Thursday, 10 July 2014

Independence isn't about politics, it's about people



In the past week I have personally witnessed three incidents that illustrate Britain in the 21st Century, and Scotland’s future if we remain within the British Union.

Scotland has not voted Tory for 50 years, we have more giant pandas than we have Tory MPs (2 to 1 in favour of the pandas), yet we have a Tory-led Government imposing its will on us.  The UK Tory-Lib Dem Coalition Government in London determines policy in such vital areas as taxation, the economy, trade and industry, social security, pensions, foreign affairs and defence. 

The Tory-led, London-based government follows an agenda that provides for the rich to get richer while the poor get poorer; the supposed economic recovery is based on yet another unsustainable ‘housing bubble’ in London, which is actually just property inflation; many pensioners struggle to survive on one of the lowest state pensions in the developed world; the UK is still seen as a sabre-rattling, war-mongering poodle of America, prepared to embark on illegal wars if that is what the US wants; and those who find themselves without work are demonised as worthless, idle spongers.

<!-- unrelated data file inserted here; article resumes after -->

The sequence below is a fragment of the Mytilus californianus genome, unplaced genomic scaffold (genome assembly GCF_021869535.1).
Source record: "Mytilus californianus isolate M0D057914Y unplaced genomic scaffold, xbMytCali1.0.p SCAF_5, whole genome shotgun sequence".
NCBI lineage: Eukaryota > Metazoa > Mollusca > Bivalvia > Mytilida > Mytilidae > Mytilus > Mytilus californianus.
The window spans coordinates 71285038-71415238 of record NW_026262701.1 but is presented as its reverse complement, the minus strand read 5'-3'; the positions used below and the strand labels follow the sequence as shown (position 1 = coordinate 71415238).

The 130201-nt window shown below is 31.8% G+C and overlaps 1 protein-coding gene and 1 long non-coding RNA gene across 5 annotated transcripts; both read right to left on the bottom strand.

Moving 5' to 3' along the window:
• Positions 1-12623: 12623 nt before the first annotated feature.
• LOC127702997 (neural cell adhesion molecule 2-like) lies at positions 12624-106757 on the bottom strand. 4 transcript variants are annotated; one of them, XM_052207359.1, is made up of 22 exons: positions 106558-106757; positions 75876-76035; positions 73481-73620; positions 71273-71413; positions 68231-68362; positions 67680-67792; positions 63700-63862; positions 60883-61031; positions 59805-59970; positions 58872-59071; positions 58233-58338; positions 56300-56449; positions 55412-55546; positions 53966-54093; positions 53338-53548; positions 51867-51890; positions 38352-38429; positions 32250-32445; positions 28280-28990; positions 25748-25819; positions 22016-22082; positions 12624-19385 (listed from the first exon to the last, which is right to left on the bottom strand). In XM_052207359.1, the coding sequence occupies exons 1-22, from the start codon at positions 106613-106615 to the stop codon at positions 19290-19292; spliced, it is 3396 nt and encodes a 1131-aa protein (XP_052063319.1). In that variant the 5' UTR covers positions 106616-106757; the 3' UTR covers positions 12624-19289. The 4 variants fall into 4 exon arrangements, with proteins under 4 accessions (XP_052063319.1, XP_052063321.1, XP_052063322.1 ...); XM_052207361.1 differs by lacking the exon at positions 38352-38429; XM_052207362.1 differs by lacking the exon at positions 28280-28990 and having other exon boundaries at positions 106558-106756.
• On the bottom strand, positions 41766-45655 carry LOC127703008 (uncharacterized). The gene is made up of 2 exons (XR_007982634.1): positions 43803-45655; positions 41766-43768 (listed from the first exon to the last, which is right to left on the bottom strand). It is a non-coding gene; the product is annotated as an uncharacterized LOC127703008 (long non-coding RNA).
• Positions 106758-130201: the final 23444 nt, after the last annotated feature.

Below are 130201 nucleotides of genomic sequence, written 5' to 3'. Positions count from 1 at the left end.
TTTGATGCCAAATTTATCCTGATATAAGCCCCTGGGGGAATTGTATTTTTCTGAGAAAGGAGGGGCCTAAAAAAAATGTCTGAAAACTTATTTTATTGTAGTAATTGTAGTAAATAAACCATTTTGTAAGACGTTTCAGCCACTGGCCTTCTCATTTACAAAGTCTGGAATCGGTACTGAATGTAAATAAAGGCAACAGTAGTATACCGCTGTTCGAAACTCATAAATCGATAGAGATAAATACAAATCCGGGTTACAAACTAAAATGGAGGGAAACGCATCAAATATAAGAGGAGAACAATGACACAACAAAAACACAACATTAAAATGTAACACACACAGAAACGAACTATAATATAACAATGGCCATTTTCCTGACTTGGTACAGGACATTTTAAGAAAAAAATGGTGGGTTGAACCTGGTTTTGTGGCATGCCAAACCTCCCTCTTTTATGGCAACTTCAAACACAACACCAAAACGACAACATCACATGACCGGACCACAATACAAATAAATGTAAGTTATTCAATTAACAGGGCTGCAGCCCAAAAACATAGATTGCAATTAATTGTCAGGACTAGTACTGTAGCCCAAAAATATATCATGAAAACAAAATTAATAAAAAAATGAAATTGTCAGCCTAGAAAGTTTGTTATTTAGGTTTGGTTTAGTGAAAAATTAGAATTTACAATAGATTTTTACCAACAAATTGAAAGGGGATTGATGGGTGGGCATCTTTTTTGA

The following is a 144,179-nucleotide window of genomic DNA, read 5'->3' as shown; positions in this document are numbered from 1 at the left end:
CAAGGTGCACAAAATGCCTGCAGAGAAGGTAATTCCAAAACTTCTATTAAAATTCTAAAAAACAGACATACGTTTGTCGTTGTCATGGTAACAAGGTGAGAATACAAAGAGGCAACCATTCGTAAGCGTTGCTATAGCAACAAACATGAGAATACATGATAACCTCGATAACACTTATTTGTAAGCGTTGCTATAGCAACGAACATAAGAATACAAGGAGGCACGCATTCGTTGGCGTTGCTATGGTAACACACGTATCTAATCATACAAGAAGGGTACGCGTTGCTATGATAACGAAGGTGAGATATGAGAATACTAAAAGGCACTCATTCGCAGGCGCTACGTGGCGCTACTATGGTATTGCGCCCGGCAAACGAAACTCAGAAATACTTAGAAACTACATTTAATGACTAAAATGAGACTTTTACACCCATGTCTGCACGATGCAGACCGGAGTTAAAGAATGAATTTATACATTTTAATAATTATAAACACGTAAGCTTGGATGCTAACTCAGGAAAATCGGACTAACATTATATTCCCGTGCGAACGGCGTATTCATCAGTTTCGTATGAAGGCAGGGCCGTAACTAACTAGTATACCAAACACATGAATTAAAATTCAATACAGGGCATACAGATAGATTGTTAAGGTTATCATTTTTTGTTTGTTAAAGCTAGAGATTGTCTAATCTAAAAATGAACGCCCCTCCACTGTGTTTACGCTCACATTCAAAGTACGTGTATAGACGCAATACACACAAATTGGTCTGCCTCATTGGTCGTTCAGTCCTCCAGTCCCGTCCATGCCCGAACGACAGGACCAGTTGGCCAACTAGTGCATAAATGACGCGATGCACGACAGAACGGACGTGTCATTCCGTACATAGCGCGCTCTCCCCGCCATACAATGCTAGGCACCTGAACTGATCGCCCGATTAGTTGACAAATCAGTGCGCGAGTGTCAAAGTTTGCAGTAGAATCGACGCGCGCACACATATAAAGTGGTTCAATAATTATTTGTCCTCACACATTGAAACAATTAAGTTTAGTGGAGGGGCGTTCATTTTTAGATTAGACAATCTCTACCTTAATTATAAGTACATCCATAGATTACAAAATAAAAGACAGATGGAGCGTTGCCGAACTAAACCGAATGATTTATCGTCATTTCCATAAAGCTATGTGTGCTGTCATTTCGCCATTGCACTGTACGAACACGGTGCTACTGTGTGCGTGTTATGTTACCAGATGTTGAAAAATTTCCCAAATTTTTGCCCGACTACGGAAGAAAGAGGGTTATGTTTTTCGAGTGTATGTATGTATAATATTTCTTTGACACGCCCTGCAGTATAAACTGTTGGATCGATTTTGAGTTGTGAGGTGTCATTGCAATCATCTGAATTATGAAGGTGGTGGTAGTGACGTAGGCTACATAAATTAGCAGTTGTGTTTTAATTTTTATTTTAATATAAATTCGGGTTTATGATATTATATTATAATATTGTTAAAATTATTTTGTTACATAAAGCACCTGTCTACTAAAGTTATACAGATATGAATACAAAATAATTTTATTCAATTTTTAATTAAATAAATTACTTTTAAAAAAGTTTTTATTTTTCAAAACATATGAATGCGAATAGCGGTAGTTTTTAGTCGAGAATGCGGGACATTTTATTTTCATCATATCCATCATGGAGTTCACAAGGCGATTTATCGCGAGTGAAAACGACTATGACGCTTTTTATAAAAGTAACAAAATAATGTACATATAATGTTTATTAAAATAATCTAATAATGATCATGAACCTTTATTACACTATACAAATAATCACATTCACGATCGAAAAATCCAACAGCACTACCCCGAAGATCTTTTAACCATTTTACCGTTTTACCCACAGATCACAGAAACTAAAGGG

All of the above – the policy agenda of the Tories - was soundly rejected by the people of Scotland, and has been since 1955, yet for most of the past 50 years we have had Tory Governments.  That is not democracy, but it is Scotland’s future if we remain within the British Union: we would continue to reject the Tories at the ballot box, but would continue to have them imposed on us by the electorate of England. 

The British Labour Party (which is the only Labour Party registered with the Electoral Commission – the ‘Scottish’ Labour Party doesn’t exist) has become such a Tory-clone that its Shadow Ministers are pandering to a right-wing agenda by promising continued austerity if Labour was to win the next UK Election in 2015.  Opinion polls show it is unlikely a Labour Party led by Ed Miliband will win the UK Election, but even if it did there would be no change for Scotland: we would still have a government committed to the rich getting richer while the poor get poorer (as happened under the last Labour administrations led by Tony Blair and Gordon Brown), and we would still have a government that attacks the unemployed, blaming them for their predicament instead of the failed economic policies of successive UK Governments and the corrupt dealings of bankers in the City of London.